Two elderly men were suitable. In one case, he was much smarter than usual, dressed for the occasion. He was the tallest, most angular, with the thickest Northumbrian accent, but the resemblance was nevertheless clear. He was also the oldest and had long called a knight of the kingdom “Our Child”. He took a slightly more formal approach, while appearing to choke up. “Bobby Charlton is the greatest player I have ever seen,” he said. “It is my brother.”
It was 15 years ago when Jack Charlton presented his younger brother with the Lifetime Achievement Award at the BBC Sports Personality of the Year awards. The clip is even more poignant after Bobby’s death at age 86; three years ago, a few months after his 85th birthday, Jack had died.
The brothers were different players and very different characters – Jack, wry and outspoken, was more of a man of the people, but Bobby’s quiet dignity gave him an air of a statesman. They weren’t always close, but their accomplishments will endure. There have been 22 men’s football World Cups and only two sets of brothers have won the most prestigious prizes: Fritz and Ottmar Walter for West Germany in 1954, Bobby and Jack Charlton at Germany’s expense of the West in 1966.
It remains the most famous year in English football history; maybe that will always be the case. At the heart of it all was Bobby Charlton: the 1966 FWA Footballer of the Year and Ballon d’Or winner, named by France Football – days before Fifa handed out an official award – as the Cup’s best player of the world. Gary Lineker, who was one goal away from equaling Charlton’s long-standing national record of 49 for his country, called him the greatest English player of all time, Gary Neville one of his successors as as captain of Manchester United, considered him the greatest English player of all time.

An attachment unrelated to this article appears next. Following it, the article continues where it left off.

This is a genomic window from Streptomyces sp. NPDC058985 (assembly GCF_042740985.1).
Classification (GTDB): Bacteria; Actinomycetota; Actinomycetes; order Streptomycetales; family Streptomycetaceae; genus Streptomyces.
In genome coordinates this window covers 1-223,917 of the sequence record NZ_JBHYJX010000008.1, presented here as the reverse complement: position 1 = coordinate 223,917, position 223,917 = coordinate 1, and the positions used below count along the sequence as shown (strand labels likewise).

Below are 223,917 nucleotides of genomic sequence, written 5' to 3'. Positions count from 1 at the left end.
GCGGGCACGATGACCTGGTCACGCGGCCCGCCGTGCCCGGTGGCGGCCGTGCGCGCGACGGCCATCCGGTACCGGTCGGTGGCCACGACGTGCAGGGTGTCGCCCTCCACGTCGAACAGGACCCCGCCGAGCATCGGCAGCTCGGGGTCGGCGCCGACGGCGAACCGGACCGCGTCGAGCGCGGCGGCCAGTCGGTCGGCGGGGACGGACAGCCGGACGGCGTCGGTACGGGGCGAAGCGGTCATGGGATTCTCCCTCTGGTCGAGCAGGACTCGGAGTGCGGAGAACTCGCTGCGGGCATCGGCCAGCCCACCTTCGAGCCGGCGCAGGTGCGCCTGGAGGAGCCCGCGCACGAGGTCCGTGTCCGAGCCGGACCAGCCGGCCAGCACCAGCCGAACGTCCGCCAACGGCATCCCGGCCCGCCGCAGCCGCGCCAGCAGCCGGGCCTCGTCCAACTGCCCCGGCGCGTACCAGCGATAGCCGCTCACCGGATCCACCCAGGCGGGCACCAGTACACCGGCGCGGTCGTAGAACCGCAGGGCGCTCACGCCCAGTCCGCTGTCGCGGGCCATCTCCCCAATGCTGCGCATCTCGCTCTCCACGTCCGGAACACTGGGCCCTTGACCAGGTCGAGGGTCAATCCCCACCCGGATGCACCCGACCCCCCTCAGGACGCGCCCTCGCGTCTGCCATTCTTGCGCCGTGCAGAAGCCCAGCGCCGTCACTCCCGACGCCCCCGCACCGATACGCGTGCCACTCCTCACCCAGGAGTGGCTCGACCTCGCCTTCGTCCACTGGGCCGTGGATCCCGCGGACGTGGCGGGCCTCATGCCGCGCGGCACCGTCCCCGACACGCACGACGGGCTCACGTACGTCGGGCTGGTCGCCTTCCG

They’re not necessarily the same: but in Charlton’s case, he could be both. Perhaps only the other immortal Bobby – Moore, the 1966 captain – can challenge him for the title of best in an England shirt.
Charlton was the second English footballer, and only the third man, to reach 100 caps. His 106th and final, in the 1970 quarter-final against West Germany, set a world record that Moore – and many others – went on to break. He has spanned the ages – his first cap came alongside Tom Finney, who made his debut in England’s first match after the Second World War, and one of his last alongside Emlyn Hughes, who represented his country in the 1980s – but defined one, an era of glory. Thirty years before Frank Skinner and David Baddiel sang about football coming home, Charlton brought it home. Their lyrics – “Bobby Belting the Ball” – evoked images, some in color, others in black and white, of a figure with a combined hairstyle and cannonball shot hitting the ball with beautiful ferocity, s ‘often elevating throughout its path to the net.